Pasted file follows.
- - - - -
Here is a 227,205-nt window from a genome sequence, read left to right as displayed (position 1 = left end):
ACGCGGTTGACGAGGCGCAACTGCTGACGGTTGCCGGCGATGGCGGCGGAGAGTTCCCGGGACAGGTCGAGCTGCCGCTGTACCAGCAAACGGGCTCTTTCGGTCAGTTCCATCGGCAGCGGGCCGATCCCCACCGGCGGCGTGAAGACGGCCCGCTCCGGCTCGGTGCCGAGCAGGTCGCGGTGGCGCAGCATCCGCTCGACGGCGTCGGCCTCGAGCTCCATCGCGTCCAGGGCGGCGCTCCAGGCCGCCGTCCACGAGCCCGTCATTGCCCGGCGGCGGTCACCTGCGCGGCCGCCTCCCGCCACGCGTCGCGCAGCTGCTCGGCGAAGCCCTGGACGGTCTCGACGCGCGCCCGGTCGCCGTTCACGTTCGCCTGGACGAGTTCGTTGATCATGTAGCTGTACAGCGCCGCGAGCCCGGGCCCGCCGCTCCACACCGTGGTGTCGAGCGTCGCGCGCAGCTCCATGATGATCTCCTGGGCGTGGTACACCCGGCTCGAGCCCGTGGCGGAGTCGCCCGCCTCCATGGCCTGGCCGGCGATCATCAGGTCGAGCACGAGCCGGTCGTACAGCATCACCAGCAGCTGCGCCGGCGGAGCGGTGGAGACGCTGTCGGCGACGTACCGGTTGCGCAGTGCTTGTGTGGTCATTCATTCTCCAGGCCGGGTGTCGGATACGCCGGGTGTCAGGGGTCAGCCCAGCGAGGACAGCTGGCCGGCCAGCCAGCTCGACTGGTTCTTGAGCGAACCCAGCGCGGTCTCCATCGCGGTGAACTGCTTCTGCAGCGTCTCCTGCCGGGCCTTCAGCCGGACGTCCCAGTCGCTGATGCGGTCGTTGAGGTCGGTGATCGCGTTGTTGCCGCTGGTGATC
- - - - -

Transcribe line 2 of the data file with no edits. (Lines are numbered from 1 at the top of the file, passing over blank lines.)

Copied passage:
ACGCGGTTGACGAGGCGCAACTGCTGACGGTTGCCGGCGATGGCGGCGGAGAGTTCCCGGGACAGGTCGAGCTGCCGCTGTACCAGCAAACGGGCTCTTTCGGTCAGTTCCATCGGCAGCGGGCCGATCCCCACCGGCGGCGTGAAGACGGCCCGCTCCGGCTCGGTGCCGAGCAGGTCGCGGTGGCGCAGCATCCGCTCGACGGCGTCGGCCTCGAGCTCCATCGCGTCCAGGGCGGCGCTCCAGGCCGCCGTCCACGAGCCCGTCATTGCCCGGCGGCGGTCACCTGCGCGGCCGCCTCCCGCCACGCGTCGCGCAGCTGCTCGGCGAAGCCCTGGACGGTCTCGACGCGCGCCCGGTCGCCGTTCACGTTCGCCTGGACGAGTTCGTTGATCATGTAGCTGTACAGCGCCGCGAGCCCGGGCCCGCCGCTCCACACCGTGGTGTCGAGCGTCGCGCGCAGCTCCATGATGATCTCCTGGGCGTGGTACACCCGGCTCGAGCCCGTGGCGGAGTCGCCCGCCTCCATGGCCTGGCCGGCGATCATCAGGTCGAGCACGAGCCGGTCGTACAGCATCACCAGCAGCTGCGCCGGCGGAGCGGTGGAGACGCTGTCGGCGACGTACCGGTTGCGCAGTGCTTGTGTGGTCATTCATTCTCCAGGCCGGGTGTCGGATACGCCGGGTGTCAGGGGTCAGCCCAGCGAGGACAGCTGGCCGGCCAGCCAGCTCGACTGGTTCTTGAGCGAACCCAGCGCGGTCTCCATCGCGGTGAACTGCTTCTGCAGCGTCTCCTGCCGGGCCTTCAGCCGGACGTCCCAGTCGCTGATGCGGTCGTTGAGGTCGGTGATCGCGTTGTTGCCGCTGGTGATC